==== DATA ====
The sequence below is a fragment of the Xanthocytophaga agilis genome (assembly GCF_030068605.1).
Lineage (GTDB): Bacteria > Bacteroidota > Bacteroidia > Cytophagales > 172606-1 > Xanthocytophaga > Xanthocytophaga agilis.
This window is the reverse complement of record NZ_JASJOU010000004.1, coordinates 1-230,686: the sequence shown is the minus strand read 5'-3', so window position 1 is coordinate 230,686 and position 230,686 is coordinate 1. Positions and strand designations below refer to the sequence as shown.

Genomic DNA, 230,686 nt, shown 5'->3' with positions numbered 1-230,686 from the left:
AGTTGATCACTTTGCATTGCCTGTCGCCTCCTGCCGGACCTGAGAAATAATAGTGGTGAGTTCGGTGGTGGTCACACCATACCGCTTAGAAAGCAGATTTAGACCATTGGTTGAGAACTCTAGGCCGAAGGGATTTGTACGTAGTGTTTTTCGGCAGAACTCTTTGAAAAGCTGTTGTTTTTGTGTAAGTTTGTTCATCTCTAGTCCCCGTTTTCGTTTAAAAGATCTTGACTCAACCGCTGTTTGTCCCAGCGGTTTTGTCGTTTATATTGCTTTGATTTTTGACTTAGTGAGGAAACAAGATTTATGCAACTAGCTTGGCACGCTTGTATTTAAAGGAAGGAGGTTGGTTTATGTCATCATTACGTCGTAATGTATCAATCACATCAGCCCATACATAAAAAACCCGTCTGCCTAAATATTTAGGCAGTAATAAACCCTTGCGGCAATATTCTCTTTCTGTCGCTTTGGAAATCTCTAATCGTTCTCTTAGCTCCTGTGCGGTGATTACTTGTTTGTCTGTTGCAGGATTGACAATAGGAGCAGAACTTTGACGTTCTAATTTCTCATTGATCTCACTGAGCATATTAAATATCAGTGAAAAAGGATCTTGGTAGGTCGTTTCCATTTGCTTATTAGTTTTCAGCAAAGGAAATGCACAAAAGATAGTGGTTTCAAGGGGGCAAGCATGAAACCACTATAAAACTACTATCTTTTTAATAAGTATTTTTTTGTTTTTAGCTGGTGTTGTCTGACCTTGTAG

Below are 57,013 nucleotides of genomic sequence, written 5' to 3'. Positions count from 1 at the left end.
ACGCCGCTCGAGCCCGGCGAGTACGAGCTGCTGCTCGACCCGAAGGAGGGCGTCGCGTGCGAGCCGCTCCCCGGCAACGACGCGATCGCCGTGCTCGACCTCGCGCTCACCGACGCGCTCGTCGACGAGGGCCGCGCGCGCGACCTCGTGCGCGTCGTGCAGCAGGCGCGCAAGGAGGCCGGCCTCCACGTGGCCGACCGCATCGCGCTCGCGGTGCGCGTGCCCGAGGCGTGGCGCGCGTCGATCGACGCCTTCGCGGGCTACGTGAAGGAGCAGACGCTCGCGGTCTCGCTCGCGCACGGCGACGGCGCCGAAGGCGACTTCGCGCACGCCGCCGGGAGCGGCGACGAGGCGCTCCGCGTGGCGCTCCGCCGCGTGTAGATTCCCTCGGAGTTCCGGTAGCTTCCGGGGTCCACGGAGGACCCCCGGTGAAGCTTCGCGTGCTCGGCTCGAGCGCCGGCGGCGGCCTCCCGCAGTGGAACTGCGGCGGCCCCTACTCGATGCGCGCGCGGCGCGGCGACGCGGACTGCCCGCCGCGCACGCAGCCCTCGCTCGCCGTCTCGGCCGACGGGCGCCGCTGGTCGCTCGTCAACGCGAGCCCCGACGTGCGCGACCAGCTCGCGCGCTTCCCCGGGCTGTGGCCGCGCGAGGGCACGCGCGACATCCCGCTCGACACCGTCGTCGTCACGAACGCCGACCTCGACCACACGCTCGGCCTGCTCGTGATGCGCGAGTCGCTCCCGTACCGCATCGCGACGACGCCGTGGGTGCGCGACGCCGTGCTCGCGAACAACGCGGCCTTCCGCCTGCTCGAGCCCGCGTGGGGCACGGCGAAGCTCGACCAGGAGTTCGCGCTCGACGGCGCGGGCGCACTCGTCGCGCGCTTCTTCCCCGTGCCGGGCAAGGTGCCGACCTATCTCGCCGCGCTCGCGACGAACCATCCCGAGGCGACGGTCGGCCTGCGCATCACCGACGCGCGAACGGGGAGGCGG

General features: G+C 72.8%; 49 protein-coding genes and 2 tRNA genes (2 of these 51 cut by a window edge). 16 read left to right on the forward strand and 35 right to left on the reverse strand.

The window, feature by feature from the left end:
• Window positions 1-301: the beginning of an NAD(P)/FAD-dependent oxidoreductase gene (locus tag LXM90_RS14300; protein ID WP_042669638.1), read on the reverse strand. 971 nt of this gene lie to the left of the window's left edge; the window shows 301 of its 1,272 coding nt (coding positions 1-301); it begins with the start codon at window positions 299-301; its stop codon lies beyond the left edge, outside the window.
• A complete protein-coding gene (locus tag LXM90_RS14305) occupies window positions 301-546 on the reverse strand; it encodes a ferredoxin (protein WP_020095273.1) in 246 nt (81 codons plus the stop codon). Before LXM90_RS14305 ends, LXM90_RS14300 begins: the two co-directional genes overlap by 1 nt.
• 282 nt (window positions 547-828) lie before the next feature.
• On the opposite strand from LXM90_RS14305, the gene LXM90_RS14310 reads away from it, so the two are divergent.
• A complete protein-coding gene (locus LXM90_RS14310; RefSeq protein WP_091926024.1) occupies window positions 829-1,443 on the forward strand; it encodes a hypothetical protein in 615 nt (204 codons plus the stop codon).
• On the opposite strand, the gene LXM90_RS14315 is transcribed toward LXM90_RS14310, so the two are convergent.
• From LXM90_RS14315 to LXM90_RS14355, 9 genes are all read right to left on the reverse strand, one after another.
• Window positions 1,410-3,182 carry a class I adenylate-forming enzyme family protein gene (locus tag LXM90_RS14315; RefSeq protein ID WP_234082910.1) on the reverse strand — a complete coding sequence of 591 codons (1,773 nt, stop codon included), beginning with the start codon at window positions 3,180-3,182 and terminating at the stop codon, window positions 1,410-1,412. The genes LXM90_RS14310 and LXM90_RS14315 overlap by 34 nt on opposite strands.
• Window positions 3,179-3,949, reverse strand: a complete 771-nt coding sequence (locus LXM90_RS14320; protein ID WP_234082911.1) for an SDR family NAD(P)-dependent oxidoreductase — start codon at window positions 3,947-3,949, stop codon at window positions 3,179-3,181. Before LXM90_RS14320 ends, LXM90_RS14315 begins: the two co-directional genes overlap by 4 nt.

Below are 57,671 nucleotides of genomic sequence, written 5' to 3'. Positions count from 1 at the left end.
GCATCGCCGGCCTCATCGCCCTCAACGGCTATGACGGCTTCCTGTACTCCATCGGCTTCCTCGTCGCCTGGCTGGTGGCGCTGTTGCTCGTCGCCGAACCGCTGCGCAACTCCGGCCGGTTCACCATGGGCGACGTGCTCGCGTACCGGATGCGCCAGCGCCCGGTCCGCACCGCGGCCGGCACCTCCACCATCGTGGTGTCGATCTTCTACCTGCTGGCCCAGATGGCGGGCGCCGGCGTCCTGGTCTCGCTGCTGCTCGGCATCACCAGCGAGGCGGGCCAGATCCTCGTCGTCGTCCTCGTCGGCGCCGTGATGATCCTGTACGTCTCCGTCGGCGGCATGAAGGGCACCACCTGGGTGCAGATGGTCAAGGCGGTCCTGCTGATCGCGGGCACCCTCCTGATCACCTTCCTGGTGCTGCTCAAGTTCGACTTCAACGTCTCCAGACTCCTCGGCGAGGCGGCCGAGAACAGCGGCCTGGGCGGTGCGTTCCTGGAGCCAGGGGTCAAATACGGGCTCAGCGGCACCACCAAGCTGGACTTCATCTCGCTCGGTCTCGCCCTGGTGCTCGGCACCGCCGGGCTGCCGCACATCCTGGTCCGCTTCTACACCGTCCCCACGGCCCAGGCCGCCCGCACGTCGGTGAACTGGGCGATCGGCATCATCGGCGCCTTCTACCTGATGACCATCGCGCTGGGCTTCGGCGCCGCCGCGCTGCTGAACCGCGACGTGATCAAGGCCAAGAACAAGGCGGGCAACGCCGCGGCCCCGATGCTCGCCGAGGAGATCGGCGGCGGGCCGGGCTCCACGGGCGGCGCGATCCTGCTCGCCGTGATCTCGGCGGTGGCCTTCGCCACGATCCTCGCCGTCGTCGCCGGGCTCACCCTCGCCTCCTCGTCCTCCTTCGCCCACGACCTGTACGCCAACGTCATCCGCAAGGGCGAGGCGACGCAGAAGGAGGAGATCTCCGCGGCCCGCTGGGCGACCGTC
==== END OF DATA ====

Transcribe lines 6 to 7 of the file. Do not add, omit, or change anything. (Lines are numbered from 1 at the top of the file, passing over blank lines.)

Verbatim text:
Below are 57,013 nucleotides of genomic sequence, written 5' to 3'. Positions count from 1 at the left end.
ACGCCGCTCGAGCCCGGCGAGTACGAGCTGCTGCTCGACCCGAAGGAGGGCGTCGCGTGCGAGCCGCTCCCCGGCAACGACGCGATCGCCGTGCTCGACCTCGCGCTCACCGACGCGCTCGTCGACGAGGGCCGCGCGCGCGACCTCGTGCGCGTCGTGCAGCAGGCGCGCAAGGAGGCCGGCCTCCACGTGGCCGACCGCATCGCGCTCGCGGTGCGCGTGCCCGAGGCGTGGCGCGCGTCGATCGACGCCTTCGCGGGCTACGTGAAGGAGCAGACGCTCGCGGTCTCGCTCGCGCACGGCGACGGCGCCGAAGGCGACTTCGCGCACGCCGCCGGGAGCGGCGACGAGGCGCTCCGCGTGGCGCTCCGCCGCGTGTAGATTCCCTCGGAGTTCCGGTAGCTTCCGGGGTCCACGGAGGACCCCCGGTGAAGCTTCGCGTGCTCGGCTCGAGCGCCGGCGGCGGCCTCCCGCAGTGGAACTGCGGCGGCCCCTACTCGATGCGCGCGCGGCGCGGCGACGCGGACTGCCCGCCGCGCACGCAGCCCTCGCTCGCCGTCTCGGCCGACGGGCGCCGCTGGTCGCTCGTCAACGCGAGCCCCGACGTGCGCGACCAGCTCGCGCGCTTCCCCGGGCTGTGGCCGCGCGAGGGCACGCGCGACATCCCGCTCGACACCGTCGTCGTCACGAACGCCGACCTCGACCACACGCTCGGCCTGCTCGTGATGCGCGAGTCGCTCCCGTACCGCATCGCGACGACGCCGTGGGTGCGCGACGCCGTGCTCGCGAACAACGCGGCCTTCCGCCTGCTCGAGCCCGCGTGGGGCACGGCGAAGCTCGACCAGGAGTTCGCGCTCGACGGCGCGGGCGCACTCGTCGCGCGCTTCTTCCCCGTGCCGGGCAAGGTGCCGACCTATCTCGCCGCGCTCGCGACGAACCATCCCGAGGCGACGGTCGGCCTGCGCATCACCGACGCGCGAACGGGGAGGCGG